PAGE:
We've all had workouts that we didn't recover from the following day...  or maybe even three days afterward. That's the DOMS (delayed onset muscle soreness), the attack of the DOMS. If you continually have the kind of training that you can't recover from in time for your next session, then what's happening is you're really getting weaker and weaker. Essentially, that's your litmus test for over-training. If you are unable to recover from your training in time for your next bout of training, you're getting into over-reaching territory, which is fine. Do it for too long and then it becomes over-training. Recovery means hydration, sleep, food, active and passive rest. Your active/passive rest can include: play, light exercise/workouts.

Our first recovery topic relates to nutrition.

By nutrition, we refer to the quality of food and the quantity of food. Now if you're reading this, you probably already know that things like local, organic, whole foods, all-natural, or unprocessed foods are going to have most nutrient-dense, calorie light, holistically healthy things you can put in your body. Some people call them "super foods", but I just call them 'real food'. Those things like: cruciferous vegetables, Brassicas, broccoli, brussels sprouts, also lean meat, fatty fish, whole grains, quinoa, beans. Some people have a thing against brown rice and white rice, but those are grains. Just get as many whole, unprocessed food sources you can find that are gonna be the most nutrient-dense. Included in this document will be a list of foods that we like but the list is... It's really a list... A sheet of categories, not so much specific foods.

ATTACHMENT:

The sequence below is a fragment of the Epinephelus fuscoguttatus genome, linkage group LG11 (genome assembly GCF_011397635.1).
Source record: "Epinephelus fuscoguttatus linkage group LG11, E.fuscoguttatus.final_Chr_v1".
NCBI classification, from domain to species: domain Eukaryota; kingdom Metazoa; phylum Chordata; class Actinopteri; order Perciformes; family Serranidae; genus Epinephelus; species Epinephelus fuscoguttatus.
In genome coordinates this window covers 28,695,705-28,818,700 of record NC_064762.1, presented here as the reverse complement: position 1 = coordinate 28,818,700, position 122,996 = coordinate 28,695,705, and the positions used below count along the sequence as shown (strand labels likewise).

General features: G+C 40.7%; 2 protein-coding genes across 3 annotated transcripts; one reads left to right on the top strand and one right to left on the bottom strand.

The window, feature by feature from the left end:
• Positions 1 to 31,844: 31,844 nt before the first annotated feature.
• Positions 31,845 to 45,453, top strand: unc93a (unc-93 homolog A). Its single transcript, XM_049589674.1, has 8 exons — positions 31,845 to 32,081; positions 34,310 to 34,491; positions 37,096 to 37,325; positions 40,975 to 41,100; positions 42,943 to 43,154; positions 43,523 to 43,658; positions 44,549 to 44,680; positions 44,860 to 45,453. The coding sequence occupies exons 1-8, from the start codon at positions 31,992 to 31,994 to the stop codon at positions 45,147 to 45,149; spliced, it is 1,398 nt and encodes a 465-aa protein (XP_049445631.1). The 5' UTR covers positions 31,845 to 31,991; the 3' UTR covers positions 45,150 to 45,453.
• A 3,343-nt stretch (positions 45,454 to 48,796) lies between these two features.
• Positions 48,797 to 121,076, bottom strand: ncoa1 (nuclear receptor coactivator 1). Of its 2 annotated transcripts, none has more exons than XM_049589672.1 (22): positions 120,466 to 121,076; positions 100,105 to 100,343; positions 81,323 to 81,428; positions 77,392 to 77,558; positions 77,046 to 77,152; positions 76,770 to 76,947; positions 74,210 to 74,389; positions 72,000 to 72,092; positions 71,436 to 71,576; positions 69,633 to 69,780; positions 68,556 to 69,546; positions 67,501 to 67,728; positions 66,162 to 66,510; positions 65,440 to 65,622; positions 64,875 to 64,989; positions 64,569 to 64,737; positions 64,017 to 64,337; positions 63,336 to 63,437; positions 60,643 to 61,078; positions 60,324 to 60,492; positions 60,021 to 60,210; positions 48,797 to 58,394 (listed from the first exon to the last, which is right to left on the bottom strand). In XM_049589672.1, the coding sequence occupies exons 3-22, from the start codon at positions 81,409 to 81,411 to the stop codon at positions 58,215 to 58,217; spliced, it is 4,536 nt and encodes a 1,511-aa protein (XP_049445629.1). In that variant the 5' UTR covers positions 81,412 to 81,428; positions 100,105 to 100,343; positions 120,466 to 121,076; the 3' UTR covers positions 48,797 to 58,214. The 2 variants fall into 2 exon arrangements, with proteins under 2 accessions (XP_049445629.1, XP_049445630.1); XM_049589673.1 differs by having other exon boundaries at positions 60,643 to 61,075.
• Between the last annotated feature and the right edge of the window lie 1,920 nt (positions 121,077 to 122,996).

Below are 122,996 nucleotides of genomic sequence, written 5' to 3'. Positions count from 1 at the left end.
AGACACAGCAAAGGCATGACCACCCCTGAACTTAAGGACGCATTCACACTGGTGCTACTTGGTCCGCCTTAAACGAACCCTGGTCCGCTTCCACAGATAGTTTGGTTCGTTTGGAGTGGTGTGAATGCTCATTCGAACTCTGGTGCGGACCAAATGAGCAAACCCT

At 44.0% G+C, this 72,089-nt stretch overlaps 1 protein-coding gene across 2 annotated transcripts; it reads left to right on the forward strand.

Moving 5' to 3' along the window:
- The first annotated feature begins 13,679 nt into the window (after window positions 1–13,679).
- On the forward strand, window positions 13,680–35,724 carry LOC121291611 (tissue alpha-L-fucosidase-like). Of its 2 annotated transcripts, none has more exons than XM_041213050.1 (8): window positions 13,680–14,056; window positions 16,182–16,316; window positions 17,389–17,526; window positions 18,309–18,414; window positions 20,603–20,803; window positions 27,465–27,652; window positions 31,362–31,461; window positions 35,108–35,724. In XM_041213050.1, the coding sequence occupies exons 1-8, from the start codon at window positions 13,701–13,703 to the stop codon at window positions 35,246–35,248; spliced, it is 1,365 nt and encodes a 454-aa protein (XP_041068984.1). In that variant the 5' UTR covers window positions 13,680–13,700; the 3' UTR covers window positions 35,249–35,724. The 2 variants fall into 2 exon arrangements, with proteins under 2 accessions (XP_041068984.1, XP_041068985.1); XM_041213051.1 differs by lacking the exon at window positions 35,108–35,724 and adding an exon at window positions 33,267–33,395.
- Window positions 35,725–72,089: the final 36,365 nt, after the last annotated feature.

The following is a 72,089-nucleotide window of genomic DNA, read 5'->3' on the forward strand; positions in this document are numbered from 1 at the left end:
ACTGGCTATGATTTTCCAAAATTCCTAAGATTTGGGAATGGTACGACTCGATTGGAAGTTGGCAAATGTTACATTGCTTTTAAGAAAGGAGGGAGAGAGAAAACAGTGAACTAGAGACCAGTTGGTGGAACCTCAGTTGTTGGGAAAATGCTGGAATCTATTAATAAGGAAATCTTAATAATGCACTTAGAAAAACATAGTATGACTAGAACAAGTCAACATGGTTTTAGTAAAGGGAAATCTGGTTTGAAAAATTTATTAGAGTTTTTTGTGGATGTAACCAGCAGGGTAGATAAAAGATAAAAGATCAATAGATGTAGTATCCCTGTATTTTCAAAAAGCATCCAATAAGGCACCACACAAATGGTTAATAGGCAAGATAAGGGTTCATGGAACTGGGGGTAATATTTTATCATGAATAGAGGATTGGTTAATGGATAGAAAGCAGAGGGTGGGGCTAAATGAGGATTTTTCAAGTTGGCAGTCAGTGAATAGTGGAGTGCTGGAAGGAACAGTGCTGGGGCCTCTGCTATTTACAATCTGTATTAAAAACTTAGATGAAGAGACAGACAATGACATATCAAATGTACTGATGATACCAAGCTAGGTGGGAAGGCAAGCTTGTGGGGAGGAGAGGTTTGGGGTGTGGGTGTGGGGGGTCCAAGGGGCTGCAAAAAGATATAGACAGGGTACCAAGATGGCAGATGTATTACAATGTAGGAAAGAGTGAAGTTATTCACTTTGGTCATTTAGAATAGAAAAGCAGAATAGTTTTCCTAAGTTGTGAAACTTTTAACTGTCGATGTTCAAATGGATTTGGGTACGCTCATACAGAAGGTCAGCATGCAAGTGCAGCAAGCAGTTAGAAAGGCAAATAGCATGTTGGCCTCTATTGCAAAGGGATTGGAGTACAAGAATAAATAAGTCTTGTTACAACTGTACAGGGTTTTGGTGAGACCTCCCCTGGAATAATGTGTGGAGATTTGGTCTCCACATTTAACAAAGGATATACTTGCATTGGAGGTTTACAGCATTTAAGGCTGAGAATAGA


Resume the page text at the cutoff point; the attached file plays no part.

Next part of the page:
Plants, vegetables, and protein, OH MY

If you normally eat fruits and vegetables, you're doing really well. There's a lot more data out now about how much protein you need /don't need. I'm a meat-eater or omnivore... but I will say I can remember the battle days where the recommended amount of protein was two times your body weight, in grams of protein. I'm 195 pounds, so that would have meant several days of eating 400 grams of protein for me. Which to me is a unfathomable dare. It's an unrealistic joke to try and actually chase that, but people were doing that back in the day.

We now understand that the body needs a lot less protein to function optimally. A large person recovering from a lot of training might need 1-1.2 grams per pound of body weight. 0.8 grams for a pound of body weight is much more standard for a person to be doing a really good job staying lean. If I'm doing 80% of my weight in grams of protein and I weigh 200 pounds, that's 160 grams of protein which is plenty. People eat even less protein than that and succeed as well. So our heuristic for this is to have 20 to 30 grams of protein per meal. If you're doing four or five meals per day, it might be smoothies, might be meals, you're gonna look at having one palm of protein-dense meat, tempeh, beans and rice, whatever it is. A cup of quinoa, a cup of lentils will get you... That's like 40 grams of protein right there, no problem. So it doesn't take much to get to one serving of protein. So you talk about between 80 grams of protein for a small person to, like I said, 160 grams of protein for a large person. That's a pretty big window, but start there at 0.8 grams of protein... 80% of your body weight in grams of protein. This will definitely be edited to reflect that on the second draft.